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`unless variable?` compiles to two different things. #2455

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Zegnat opened this Issue · 13 comments

7 participants

@Zegnat

Setting any variable depending on its own existence (checked with the existential operator ?) results in different JavaScript code depending on whether the variable has been assigned a value somewhere prior to the check. See code examples below.

I would expect the JavaScript output to be the same in both cases. Because both cases add the var statement and therefor neither has to check via typeof.


Input

a = {} unless a?

Output

var a;
if (typeof a === "undefined" || a === null) {
  a = {};
}

Input

a = a # Setting a to itself, the most pointless of variable assignments.
a = {} unless a?

Output

var a;
a = a;
if (a == null) {
  a = {};
}
@paulmillr

coffee checks if the variable was already declared, so this to be a proper way to me.

why the heck would someone assign var to itself?

@Zegnat

why the heck would someone assign var to itself?

You wouldn’t, that is just by example. Doing a = a does, as far as I know, nothing. Yet CoffeeScript seems to think it does something because it changes the output if considerably.

When I use input number 1 CoffeeScript adds var a;. So it knows a exists. So why does it check the typeof? I would expect the output from example two with the input of example 1. That’s what this is about.

@michaelficarra
Collaborator

In the first example, the test is made before the assignment, but the compiler should know that the declaration was hoisted above the test. Marking as bug.

@satyr
Collaborator

Related: #1500

@jashkenas jashkenas closed this in 56fe211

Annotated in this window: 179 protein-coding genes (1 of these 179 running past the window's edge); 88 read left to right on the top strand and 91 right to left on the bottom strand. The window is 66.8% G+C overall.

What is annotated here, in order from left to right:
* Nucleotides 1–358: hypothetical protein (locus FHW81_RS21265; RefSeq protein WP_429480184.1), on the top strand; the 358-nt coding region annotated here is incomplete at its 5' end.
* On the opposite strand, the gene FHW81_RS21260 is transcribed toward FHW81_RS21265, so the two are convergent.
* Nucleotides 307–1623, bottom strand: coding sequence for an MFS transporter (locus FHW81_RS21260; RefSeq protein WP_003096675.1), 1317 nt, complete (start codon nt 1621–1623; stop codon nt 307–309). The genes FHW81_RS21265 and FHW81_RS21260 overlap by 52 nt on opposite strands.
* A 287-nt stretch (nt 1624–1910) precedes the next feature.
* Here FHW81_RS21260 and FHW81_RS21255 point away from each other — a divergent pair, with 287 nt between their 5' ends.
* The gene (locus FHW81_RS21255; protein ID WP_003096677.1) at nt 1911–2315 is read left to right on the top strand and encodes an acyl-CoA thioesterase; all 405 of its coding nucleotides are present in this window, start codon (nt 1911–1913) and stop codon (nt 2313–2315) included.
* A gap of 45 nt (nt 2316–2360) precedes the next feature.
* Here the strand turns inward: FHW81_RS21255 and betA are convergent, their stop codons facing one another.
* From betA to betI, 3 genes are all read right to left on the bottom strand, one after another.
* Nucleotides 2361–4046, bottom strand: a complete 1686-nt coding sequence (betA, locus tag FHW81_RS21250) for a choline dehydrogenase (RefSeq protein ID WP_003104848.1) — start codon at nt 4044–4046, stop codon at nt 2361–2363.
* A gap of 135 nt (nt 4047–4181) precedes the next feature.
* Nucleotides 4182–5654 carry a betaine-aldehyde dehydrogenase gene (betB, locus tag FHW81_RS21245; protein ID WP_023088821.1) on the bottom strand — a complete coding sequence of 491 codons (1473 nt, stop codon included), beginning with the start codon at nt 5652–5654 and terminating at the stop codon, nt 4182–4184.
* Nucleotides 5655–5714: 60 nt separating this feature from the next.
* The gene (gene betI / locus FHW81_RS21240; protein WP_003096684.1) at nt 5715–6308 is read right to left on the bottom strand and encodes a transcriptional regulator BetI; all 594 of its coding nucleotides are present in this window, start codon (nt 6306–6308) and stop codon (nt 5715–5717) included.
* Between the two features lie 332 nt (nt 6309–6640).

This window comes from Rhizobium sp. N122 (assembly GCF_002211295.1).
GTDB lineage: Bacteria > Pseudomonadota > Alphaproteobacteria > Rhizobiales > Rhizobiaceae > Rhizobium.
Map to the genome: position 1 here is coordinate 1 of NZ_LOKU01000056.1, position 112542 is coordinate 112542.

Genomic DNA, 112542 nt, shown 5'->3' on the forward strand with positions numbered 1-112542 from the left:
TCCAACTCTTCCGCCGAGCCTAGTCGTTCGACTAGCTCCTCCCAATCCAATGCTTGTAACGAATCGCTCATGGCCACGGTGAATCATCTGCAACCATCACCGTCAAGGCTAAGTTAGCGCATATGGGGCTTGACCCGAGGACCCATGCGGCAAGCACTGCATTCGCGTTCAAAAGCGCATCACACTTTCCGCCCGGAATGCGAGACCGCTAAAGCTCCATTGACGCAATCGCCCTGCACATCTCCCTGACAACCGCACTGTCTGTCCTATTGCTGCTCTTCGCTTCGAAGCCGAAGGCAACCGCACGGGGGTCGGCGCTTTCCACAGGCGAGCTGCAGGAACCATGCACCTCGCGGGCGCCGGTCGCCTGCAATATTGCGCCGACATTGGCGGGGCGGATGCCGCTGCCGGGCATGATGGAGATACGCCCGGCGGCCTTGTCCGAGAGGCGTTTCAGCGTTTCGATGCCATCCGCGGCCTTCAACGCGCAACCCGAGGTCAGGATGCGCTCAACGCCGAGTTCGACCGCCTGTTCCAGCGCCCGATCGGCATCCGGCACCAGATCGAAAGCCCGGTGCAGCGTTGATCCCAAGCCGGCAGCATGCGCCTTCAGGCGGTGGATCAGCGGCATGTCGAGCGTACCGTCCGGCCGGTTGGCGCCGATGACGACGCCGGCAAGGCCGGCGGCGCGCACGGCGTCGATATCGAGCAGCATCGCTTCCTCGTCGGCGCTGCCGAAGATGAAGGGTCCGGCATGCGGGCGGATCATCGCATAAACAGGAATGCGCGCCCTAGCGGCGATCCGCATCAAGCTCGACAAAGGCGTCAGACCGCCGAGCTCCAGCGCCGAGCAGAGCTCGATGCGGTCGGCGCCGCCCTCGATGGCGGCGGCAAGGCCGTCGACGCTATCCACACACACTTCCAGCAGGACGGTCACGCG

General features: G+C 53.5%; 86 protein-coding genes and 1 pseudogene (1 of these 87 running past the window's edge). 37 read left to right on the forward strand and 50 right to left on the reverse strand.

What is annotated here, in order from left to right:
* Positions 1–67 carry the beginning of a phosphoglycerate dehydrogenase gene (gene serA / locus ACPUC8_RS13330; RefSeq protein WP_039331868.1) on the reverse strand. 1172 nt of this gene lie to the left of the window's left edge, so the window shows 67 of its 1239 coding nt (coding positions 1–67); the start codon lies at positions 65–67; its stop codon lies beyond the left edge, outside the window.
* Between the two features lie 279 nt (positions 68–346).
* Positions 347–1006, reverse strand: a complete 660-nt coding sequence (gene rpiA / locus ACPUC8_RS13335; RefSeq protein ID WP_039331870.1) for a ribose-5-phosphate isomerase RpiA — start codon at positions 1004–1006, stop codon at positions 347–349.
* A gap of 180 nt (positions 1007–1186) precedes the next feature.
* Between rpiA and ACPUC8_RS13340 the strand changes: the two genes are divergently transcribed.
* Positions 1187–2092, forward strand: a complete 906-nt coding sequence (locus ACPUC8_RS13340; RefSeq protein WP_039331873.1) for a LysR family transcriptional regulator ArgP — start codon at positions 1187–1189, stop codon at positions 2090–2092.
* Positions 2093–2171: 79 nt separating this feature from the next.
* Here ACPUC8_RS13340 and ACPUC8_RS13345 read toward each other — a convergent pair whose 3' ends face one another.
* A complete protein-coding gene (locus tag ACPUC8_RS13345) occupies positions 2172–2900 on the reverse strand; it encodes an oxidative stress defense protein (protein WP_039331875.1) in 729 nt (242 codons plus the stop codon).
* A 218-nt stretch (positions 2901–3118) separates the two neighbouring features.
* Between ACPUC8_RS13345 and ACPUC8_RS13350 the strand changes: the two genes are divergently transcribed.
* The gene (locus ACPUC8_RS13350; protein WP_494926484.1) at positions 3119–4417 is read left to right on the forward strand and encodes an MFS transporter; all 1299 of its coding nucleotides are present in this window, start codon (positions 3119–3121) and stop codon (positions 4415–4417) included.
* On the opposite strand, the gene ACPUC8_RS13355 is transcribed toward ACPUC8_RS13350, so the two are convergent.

@jashkenas jashkenas reopened this
@matrinox

Still broken here
I think it just makes sense to keep the ? as an existential check only. None of this smart "this variable once defined can never be undefined" logic.

This code:

if a?.b?.c
  a.b.c

Compiles to:

var ref;

if (typeof a !== "undefined" && a !== null ? (ref = a.b) != null ? ref.c : void 0 : void 0) {
  a.b.c;
}

It's like it gives up after the first try...
Safe navigation is really great syntax that provides safety to developers. Would be nice to get this to check for undefined as well

@jashkenas
Owner

That's not broken.

If you really think it's broken, submit a failing test that proves it.

@vendethiel
Collaborator

Why was this issue reopened, by the way?

@jashkenas
Owner

It looks like the comments on that commit are why — but I'm not sure if they're still relevant or not.

@matrinox

Just curious if the purpose of the ? operator is to always check for null/undefined or just null. The website says the former but code output often produces the latter

@vendethiel
Collaborator

That's how != works -- differently from !==. It's in the FAQ and in a dozen other issues.

@matrinox

@vendethiel In Coffeescript, you can't do !== and they automatically convert != and isnt to !==. Ditto with ==/is becoming ===

@vendethiel
Collaborator

We're talking about generated code here, not coffeescript code.

@matrinox

I see, you're right @vendethiel. Thanks for the help! != null is false for undefined and void 0, as well as null

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